What kind of language is that ?

Consider the following code :


for (var i = 0; i < 20; i++) {
var j = i;
}
alert(i + ' ' + j);

That’s javascript. It gives “20 19″. Would you expect that from a decent language ?

Update: Same result with a var j = 0; before the for loop. No surprise, actually.

Update 2: It seems what I’m complaining about has not been well received ;). I’m not complaining about the values, I’m complaining about the fact that there are values…

2006-03-11 19:20:42+0100

p.d.o, website

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7 Responses to “What kind of language is that ?”

  1. Alex Says:

    C++ does the same thing.

  2. Matthew W. S. Bell Says:

    This is exactly what I would expect, barring variable scope problems.

  3. jd Says:

    Yes, I would expect that from any good language. (I don’t say that JS is good)

    Maybe you should unroll the loop in your head.. :)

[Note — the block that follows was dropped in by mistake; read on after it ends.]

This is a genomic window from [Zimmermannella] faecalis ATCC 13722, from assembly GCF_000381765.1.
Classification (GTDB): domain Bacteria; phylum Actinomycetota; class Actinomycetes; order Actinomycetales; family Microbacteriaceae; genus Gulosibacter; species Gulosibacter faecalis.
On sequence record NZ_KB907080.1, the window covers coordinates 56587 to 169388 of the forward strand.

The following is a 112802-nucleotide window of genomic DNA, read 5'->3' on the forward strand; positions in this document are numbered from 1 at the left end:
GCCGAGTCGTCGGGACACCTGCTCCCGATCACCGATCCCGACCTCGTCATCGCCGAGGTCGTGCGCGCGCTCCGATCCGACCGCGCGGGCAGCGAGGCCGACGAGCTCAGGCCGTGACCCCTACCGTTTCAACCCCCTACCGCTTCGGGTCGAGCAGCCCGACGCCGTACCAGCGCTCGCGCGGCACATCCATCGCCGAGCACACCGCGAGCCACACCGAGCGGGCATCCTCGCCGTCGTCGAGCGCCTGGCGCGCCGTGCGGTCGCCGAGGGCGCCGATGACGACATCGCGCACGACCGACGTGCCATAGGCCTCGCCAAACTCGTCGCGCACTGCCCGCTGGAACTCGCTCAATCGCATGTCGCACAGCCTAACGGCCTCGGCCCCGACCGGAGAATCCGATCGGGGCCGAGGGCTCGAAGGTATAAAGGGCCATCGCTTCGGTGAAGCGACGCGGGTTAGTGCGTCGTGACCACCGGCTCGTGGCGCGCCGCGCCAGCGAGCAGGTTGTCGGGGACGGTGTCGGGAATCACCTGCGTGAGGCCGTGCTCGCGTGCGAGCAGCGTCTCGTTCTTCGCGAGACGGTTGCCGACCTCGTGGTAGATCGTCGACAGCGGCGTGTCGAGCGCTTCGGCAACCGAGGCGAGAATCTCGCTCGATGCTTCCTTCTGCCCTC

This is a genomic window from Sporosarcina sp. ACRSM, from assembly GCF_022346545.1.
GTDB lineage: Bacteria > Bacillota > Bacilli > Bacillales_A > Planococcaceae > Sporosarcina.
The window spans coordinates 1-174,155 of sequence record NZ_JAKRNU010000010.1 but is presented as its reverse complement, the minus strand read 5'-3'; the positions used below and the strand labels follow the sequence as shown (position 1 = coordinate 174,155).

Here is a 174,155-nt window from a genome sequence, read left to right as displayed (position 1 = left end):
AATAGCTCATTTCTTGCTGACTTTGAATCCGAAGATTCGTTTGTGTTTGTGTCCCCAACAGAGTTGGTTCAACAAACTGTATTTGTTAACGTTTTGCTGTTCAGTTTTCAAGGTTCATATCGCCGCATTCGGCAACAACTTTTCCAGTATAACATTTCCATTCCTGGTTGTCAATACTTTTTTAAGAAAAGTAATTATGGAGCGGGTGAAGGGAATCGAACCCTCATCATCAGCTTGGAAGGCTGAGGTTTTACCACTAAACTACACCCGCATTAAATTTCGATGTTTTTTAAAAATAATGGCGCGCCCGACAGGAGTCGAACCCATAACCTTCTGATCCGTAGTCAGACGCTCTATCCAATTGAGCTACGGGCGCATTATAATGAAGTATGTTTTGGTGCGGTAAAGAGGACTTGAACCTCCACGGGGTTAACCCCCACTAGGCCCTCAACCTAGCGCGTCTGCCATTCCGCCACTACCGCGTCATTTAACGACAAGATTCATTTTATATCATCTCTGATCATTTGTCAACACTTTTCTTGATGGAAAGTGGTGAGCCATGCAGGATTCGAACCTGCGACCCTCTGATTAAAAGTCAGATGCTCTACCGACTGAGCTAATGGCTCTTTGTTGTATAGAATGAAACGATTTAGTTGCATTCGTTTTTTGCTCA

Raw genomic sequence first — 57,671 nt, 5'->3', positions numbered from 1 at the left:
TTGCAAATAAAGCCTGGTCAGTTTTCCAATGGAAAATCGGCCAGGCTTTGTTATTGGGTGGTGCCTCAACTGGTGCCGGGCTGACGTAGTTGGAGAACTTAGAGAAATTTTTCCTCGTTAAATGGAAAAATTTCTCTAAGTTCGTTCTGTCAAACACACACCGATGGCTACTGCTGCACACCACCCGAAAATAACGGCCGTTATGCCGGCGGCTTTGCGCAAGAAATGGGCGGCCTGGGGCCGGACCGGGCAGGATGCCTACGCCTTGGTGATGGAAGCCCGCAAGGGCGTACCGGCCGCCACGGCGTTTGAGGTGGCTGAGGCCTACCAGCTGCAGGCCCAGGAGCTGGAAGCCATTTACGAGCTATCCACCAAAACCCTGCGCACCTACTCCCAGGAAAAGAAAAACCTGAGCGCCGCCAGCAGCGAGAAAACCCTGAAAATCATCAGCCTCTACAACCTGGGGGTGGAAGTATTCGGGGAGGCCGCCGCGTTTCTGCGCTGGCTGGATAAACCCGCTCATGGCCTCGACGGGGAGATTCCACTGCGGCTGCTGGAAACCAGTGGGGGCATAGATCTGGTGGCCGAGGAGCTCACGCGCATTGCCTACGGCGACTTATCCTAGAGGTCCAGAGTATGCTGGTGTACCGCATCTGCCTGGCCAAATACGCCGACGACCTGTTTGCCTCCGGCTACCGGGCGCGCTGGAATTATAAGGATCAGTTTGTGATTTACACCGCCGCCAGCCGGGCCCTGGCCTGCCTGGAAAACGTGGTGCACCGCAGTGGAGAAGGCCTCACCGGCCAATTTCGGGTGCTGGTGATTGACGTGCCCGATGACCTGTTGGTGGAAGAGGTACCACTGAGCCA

4. Philipp Kern Says:

    Eh, you need to surpass the condition actually. So the result makes perfectly sense to me. (At least that’s what I expect from for loops. I like constructs like each more, though.)

  5. yann Says:

    Existence of these variables outside the loop… berk!

  6. Olaf Conradi Says:

    JavaScript does not start a new scope for { } blocks. Only for function (object) declarations.

    http://jibbering.com/faq/faq_notes/closures.html

    Try this:

    for (var i = 0; i < 20; i++) {
    (function () { var j = i; })();
    }
    alert(i + ‘ ‘ + j);

  7. Simon Says:

    I’m soundly in the school of coder, that needs a language that doesn’t do this sort of thing.

    Hey, if they hadn’t called it JAVAscript would you even try and compare it to a real language? But then shells have funny scoping for file handles, it is the idiosyncracies that stop normal (and/or intelligent people) from coding.